Yesterday, I made this comment in response to others on Ken Goldstein’s blog:
In a perfect world, even smaller nonprofits have some semblance of a strategic plan, signed off on by their board of directors. Web2.0 usage would be integrated into the plan (in general terms-I don’t want to indicate micro-management or, heaven forbid, sound too corporate). Buy-in in general terms by the board really frees up staff to do what they do best. In reality, most usage of Web2.0 is probably first seen coming out of the marketing and fund development staff (or consultants). The staff using it (including the Exec. Director) gets put in the position of have to explain where it fits, why resources are being used, etc. No resource is completely “free”—staff time, at minimum, is required.
There are many steps to strategic planning, but we’re only requiring small, incremental steps here on your journey to get buy-in from your board. I envision a presentation that would be done in more than one part. Once you “hook” them, you’ll need to then layout what resources you need and what your results will be.
In preparation for step 1, examine your external operating environment and how it is being or will be impacted by web 2.0. This would include:
- Identify your key constituencies. Volunteers, donors, potential supporters, advocates–you know best.
- Lay out the external environment in which your organization functions. You’d need to look at:
- Social Factors, such as the lifestyle, attitudes and values of your key constituencies (the need for transparency, engagement, shift in giving patterns, loyalty, etc. Back yourself up with facts.)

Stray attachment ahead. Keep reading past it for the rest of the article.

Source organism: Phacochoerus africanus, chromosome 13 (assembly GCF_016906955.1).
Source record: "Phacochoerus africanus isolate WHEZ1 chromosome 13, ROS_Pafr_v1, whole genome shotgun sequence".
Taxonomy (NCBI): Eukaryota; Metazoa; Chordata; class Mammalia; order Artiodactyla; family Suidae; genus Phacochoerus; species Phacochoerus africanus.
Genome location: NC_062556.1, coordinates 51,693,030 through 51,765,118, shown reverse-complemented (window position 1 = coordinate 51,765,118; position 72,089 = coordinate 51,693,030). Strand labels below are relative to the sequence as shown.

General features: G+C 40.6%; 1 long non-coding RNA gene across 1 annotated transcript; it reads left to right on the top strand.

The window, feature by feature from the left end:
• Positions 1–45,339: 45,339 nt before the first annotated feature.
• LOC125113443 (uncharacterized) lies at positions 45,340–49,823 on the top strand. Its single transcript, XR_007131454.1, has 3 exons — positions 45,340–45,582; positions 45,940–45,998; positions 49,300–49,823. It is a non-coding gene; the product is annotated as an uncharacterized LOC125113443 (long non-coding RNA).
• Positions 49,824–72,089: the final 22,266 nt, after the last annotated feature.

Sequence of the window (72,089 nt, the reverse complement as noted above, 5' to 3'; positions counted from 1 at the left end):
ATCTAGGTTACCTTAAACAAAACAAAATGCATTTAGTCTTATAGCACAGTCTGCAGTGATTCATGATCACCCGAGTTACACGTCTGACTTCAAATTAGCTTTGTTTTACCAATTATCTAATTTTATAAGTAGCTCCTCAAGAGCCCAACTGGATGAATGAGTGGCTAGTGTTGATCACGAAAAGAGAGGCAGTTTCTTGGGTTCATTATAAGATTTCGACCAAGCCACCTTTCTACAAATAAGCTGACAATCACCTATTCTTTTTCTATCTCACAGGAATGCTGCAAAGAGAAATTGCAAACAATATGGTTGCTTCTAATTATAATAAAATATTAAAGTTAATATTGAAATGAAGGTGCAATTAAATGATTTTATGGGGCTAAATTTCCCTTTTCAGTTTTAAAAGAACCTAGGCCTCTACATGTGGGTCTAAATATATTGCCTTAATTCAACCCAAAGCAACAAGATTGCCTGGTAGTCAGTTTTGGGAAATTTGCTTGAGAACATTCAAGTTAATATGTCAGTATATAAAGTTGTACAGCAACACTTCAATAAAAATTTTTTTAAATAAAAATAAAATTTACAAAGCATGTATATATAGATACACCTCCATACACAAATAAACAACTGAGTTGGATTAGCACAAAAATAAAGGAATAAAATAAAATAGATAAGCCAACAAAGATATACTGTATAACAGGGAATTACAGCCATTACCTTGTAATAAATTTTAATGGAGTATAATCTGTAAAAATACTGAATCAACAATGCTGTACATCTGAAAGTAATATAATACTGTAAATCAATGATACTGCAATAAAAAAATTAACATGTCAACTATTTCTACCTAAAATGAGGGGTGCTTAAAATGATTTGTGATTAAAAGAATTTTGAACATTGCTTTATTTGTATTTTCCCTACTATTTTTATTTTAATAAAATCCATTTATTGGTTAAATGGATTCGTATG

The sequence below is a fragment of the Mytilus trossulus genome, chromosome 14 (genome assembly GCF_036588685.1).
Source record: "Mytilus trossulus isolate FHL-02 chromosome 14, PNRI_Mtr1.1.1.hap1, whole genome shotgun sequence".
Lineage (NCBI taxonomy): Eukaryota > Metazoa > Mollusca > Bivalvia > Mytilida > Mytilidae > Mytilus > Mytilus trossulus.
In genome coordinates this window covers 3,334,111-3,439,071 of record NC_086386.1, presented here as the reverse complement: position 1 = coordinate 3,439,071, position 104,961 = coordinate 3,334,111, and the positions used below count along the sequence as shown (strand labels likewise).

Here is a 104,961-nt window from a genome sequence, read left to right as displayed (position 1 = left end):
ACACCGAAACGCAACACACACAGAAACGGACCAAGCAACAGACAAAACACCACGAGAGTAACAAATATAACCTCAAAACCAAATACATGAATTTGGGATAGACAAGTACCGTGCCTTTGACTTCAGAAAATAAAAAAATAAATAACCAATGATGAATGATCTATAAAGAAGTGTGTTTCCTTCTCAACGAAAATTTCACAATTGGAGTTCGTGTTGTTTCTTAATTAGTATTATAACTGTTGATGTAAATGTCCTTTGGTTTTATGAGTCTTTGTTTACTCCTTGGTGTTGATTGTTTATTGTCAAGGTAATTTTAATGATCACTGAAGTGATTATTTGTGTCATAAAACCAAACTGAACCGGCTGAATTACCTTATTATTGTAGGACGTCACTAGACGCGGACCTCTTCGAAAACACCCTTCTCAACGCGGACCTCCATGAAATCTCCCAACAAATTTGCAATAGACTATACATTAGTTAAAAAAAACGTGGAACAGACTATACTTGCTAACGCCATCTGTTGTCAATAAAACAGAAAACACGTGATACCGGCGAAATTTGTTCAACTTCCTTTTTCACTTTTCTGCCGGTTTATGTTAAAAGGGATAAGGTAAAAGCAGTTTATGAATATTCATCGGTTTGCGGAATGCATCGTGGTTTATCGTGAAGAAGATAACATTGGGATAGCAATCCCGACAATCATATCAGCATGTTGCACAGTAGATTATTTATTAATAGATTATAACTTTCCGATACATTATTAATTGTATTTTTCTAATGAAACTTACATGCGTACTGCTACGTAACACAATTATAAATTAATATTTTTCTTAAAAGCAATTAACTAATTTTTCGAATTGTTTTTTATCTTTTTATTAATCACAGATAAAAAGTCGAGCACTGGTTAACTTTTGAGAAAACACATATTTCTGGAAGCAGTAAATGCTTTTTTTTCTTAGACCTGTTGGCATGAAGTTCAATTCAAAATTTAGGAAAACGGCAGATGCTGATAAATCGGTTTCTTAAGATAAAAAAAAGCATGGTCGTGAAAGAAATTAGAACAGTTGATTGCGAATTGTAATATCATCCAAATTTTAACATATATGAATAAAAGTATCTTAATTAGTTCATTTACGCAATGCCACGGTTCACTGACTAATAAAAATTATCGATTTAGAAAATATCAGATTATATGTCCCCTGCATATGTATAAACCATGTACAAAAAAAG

- Technological Factors, such as the innovations that now exist in web 2.0
- Contending Forces (in the private sector, I might call this “competitive factors”). Who else is out there who deals with your key constituencies? Who is vying for funds?
- Economic factors, such as the need to seek alternative ways of fund development. given local and regional trends.
- Best Practices–how others with similar missions are effectively using new social media technologies. A quick review (and demonstration) of some select best practices that best serve your purposes. Should also include bullets on ease of implementation.
- Where possible, cut the jargon. Even the term web2.0 might not be used in a board presentation, at least not at first.
In BAM#1, Part 2, we’ll talk about how to and who should present this to the board and subsequent steps.
Filed under: best practices, charity, communication, management, marketing, nonprofit, nptech, web 2.0 | Tagged: best practices, board management, charity, management, nonprofit, nptech, strategic planning, web 2.0 | 4 Comments »